Creating an Image Pipeline

Table of Contents

  1. Presentation of the problem
  2. Why optimize?
  3. Image formats
  4. Image fallbacks with the picture element
  5. Compressing and converting
  6. Scaling up
  7. Hosting
  8. Potential improvements
  9. Conclusion

Presentation of the problem

For the last few weeks, I've been working on a website that contains many small images. Here is an example page:

A screenshot of the final project

And here's a closeup of an individual image:

An example unprocessed image

As part of the project setup, I downloaded around 2000 external images onto my laptop. Before I could start using in my site, I needed to do two things:

  1. Optimize the images
  2. Host the images

Why optimize your images?

The 2019 "State of the Web" report by the HTTP Archive found that the average website contains almost 900 KB of images - about half of the average page weight. Additionally, in Google VP Marissa Meyer's keynote speech at Web 2.0, she shared Google's finding that a half-second increase in page load time led to a 20% drop in traffic.

Every byte that you can shave off an image is one less byte on your monthly bandwidth bill and one less byte that your user has to download. Everybody wins!

Image formats

The two most important steps to optimizing images are picking the right format and serving the correct resolution to client devices. Luckily, as our images are very small, we can serve the same resolution for mobile desktop and just concentrate on picking the format.

That said, there are three principal general-purpose image formats:

  1. JPEG
  2. PNG
  3. WEBP

While WEBP is the best format, marrying the features of both JPEG and PNG with a smaller file size, it's not yet supported by Safari or Internet Explorer. To help you pick which format(s) to use, ask yourself the following questions in order:

  1. Do you only support Firefox/Chrome? Use WEBP.
  2. Do your images contain transparent sections? Use WEBP with a PNG fallback (we'll talk about fallback implementation in the next section).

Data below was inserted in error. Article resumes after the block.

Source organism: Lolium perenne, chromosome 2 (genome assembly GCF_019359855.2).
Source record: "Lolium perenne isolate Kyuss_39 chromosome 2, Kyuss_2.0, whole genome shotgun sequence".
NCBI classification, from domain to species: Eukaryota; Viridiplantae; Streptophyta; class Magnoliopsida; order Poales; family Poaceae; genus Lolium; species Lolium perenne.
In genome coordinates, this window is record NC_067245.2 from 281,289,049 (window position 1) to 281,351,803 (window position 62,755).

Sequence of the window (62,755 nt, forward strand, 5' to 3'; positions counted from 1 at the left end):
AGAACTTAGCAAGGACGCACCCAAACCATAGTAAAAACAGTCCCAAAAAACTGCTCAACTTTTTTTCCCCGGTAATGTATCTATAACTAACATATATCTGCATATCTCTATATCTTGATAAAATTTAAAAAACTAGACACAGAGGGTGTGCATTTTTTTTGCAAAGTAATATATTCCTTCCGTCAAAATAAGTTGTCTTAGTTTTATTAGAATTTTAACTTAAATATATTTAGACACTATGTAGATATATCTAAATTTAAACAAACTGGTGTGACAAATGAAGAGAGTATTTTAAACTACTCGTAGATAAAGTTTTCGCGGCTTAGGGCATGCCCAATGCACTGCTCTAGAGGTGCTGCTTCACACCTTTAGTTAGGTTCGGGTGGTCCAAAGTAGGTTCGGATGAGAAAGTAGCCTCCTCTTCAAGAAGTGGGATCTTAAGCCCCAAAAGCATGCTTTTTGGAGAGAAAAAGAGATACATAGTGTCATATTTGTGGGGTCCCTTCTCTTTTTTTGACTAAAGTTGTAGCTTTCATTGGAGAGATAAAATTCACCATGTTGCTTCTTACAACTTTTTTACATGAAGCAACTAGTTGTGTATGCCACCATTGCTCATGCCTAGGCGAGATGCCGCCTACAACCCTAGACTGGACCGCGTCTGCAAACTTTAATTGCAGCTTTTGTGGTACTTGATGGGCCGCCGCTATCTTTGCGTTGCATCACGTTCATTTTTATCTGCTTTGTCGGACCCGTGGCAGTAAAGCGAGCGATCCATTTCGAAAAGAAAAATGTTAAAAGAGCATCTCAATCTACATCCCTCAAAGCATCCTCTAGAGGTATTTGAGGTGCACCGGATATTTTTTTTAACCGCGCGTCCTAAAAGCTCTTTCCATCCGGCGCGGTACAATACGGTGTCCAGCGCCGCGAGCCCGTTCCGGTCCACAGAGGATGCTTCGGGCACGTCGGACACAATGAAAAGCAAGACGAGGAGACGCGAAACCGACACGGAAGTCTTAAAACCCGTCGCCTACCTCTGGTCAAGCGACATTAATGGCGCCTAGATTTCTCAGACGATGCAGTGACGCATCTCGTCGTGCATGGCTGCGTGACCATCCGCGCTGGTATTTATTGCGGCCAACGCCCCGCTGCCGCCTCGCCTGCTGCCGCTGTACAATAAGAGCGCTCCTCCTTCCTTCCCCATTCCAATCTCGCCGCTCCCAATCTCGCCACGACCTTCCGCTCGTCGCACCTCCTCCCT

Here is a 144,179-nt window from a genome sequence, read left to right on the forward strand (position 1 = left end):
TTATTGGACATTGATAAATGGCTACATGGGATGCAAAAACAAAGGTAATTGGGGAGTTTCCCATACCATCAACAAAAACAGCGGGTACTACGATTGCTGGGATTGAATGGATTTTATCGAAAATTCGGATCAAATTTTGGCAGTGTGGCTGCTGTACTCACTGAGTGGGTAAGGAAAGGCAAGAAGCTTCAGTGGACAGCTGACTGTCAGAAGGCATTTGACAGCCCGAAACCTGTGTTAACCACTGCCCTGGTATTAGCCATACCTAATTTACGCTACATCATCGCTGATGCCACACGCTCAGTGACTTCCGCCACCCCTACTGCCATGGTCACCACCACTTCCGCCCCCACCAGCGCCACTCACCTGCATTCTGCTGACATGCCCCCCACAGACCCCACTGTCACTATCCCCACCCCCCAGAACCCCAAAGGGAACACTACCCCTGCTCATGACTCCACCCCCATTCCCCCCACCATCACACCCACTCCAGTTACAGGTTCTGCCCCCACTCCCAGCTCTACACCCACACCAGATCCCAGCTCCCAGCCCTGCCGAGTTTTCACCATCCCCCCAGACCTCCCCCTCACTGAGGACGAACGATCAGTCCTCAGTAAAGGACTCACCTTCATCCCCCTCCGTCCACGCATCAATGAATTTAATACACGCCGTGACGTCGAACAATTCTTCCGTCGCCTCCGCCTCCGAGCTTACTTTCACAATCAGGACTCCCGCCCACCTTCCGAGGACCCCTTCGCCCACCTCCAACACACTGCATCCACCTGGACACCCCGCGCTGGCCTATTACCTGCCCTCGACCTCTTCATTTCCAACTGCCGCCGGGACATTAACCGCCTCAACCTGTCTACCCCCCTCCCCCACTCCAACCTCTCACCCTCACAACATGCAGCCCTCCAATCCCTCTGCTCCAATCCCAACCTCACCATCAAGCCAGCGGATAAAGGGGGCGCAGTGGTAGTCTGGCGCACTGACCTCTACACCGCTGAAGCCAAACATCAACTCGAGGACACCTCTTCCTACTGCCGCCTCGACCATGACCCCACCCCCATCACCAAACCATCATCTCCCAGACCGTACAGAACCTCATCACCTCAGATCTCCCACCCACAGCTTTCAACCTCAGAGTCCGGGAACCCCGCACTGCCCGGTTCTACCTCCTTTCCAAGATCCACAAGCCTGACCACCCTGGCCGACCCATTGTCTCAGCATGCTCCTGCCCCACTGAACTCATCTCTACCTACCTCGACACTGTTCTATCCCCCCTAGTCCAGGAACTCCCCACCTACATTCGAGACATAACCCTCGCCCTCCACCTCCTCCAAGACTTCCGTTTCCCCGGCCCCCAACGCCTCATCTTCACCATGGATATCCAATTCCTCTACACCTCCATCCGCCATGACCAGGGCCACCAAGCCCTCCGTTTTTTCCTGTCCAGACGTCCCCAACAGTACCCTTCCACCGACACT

3. Are your images visually complex, such as photographs or artwork? Use WEBP with a JPEG fallback.
  4. Otherwise, use WEBP with a PNG fallback.

This might seem a little abstract, so let's walk through these rules using our example image from earlier:

Card image from earlier

  1. I support Safari (you probably do too!), so we'll move onto the next question.
  2. Our images do have transparent sections. WEBP with a PNG fallback it is!

Image fallback with the picture element

In the previous section we decided that a WEBP image with a PNG fallback was the way to go. To implement the fallback behavior, we're going to make use of the picture element. Here's what the markup will look like:

    type="image/webp" />
    src="/TRL_128.png" />

Let's dig into what's happening here. When a browser encounters a picture tag, it evaluates its contents sequentially, top to bottom. The first source or img element with a matching type and media query will be the image that's shown.

In the case of Chrome or Firefox, the browser will read the source element; as these browsers support WEBP and there is no media query, it will immediately display this image.

In Safari's case, as the browser does not support WEBP, the source will be discarded and the fallback img element will be used.

Finally, we have the plucky 6% of Canadian users that navigate with Internet Explorer. While IE does not understand the picture or source element, it will skip to the img element and display that. Since the img contains our fallback PNG, this is exactly the behavior we want.

As I mentioned in the image format section, our situation is a bit unique, in that we are always serving the same resolution for our images. If we had bigger images for which we were exporting multiple sizes, we would need to combine the picture element with the srcset attribute. This technique is discussed in MDN's article on responsive images.

Compressing and converting our images

Let's actually do some stuff! For each of our 2000 original images (in PNG format), we're going to do two things:

  1. Lossily compress the source image, keeping the PNG format
  2. Convert the original image from to a lossy WEBP

My work computer is a Mac, so I'll be using tools available on that platform. For the PNG compression, this will be ImageOptim-Cli and ImageAlpha. The WEBP compression will be handled by ImageMagick.

Here's an example for both the PNG and WEBP formats:

$ cp original.png compressed.png
$ imageoptim --imagealpha --quality 50 compressed.png
$ mogrify -format WEBP original.png
$ mv original.webp compressed.webp
$ ls -lh
4.9K compressed.png
2.6K compressed.webp
16K  original.png